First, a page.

Motivations and consequences of secret contraceptive use among young married women in Malawi

Benjamin Kaneka, Akim J Mturi


Studies have revealed that there are situations when a married woman would want to use contraceptives, but faces opposition from a partner or family members. Some of these women attest to using contraceptives secretly. The study investigates what motivate young married women to be engaging in secret contraceptive use. It also explores the risks and consequences of that practice in Malawi. The study uses qualitative approach. Thematic content analysis technique was used. The motivations to use contraceptives secretly were mainly driven by external factors and not inherently for the woman to exercise her denied sexual and reproductive rights. These include poverty and a quest to safeguard their marriages from instability and dissolution. The study concludes that involvement and inclusion of marital partners as target groups in the designing of family planning information and service provision is critical in increasing overt contraceptive use among young married women so that there should be no need for secret use.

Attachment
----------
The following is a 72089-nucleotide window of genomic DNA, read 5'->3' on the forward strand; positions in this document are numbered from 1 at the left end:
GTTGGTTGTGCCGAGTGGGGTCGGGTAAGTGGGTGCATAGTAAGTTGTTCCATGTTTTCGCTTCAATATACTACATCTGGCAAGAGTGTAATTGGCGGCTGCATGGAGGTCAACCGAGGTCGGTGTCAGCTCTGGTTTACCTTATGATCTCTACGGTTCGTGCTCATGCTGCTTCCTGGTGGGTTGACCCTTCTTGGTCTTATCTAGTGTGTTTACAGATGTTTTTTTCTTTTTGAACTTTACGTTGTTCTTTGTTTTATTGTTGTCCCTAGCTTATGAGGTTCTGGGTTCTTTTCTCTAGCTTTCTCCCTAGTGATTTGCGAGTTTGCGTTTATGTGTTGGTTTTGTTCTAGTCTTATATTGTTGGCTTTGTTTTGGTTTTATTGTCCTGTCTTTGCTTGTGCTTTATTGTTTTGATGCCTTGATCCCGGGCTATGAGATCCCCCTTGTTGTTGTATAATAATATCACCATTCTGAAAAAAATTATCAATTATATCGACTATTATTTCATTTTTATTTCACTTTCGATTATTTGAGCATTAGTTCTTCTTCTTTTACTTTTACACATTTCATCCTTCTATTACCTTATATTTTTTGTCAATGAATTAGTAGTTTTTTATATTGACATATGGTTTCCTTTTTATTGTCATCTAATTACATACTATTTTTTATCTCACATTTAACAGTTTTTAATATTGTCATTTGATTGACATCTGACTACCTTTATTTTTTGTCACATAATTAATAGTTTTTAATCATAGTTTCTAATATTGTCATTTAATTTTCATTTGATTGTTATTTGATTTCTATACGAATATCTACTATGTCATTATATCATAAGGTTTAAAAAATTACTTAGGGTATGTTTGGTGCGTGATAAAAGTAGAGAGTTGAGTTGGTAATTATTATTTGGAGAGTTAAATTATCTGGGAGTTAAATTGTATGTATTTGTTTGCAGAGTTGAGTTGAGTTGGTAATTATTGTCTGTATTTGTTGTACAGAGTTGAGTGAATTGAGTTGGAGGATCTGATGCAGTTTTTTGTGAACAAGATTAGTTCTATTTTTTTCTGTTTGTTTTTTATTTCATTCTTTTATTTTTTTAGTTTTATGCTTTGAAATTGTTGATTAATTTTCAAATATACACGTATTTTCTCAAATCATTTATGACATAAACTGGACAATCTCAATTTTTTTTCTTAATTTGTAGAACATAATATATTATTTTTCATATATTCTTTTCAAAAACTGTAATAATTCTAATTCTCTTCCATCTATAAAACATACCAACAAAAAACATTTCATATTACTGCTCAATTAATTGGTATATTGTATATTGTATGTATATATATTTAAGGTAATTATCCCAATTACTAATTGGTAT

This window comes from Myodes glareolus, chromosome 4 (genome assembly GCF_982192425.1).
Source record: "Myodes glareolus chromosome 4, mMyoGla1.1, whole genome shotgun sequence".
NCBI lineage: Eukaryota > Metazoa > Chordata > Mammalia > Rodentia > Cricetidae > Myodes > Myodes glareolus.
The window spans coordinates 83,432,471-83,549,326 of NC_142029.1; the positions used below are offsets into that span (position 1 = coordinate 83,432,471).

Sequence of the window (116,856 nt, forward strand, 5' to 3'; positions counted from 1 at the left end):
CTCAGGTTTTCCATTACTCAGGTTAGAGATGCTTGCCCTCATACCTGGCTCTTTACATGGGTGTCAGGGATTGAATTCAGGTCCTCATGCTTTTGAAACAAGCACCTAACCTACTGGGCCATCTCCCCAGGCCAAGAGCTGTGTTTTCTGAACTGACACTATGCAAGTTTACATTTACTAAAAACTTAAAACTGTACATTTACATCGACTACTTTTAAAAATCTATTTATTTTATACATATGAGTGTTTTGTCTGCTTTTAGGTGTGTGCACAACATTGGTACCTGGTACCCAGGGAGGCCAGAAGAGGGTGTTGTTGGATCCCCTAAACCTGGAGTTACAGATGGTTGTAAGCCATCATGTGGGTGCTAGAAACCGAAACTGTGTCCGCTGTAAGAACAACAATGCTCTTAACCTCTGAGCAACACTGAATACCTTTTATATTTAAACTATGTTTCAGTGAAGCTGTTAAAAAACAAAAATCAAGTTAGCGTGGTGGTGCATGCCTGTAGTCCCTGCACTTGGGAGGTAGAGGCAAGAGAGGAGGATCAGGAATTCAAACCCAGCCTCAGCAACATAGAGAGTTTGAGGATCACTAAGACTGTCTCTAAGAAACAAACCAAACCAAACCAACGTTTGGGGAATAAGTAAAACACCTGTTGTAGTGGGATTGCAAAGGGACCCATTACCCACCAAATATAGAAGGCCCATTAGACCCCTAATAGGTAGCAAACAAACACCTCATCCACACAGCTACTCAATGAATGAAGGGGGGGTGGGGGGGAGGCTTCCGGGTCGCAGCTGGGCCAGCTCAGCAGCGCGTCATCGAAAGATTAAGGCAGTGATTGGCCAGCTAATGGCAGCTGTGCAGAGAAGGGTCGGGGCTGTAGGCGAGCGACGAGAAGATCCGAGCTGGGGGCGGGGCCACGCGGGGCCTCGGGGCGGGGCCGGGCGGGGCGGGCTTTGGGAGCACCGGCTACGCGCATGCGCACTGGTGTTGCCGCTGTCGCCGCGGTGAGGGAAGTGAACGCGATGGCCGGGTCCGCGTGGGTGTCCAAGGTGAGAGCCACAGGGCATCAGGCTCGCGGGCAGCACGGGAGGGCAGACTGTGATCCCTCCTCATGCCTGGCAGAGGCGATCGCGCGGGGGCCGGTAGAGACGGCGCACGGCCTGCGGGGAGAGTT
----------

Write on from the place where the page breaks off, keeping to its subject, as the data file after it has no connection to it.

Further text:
Secret contraceptive use; Family planning; Young married women; Malawi

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ISSN 2308-7854 (online); ISSN 0850-5780 (print)

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